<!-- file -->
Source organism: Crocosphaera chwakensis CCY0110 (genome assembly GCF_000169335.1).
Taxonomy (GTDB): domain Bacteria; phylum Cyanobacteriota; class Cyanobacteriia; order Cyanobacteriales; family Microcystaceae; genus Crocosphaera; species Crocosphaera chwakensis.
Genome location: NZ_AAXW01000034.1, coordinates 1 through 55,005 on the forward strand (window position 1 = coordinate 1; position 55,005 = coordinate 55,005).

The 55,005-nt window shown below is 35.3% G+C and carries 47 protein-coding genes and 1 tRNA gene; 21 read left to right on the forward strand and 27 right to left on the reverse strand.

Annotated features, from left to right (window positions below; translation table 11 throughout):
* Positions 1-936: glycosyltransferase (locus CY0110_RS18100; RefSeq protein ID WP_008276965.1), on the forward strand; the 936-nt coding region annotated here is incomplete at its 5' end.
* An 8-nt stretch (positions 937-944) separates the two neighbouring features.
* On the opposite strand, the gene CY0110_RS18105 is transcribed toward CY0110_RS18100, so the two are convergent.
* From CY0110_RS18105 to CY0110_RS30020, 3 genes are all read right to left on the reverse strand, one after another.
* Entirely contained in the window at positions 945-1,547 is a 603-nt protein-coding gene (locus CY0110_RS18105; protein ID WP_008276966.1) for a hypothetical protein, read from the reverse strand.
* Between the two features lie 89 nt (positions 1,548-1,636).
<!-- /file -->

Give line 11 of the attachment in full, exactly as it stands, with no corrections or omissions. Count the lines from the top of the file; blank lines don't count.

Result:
* Between the two features lie 89 nt (positions 1,548-1,636).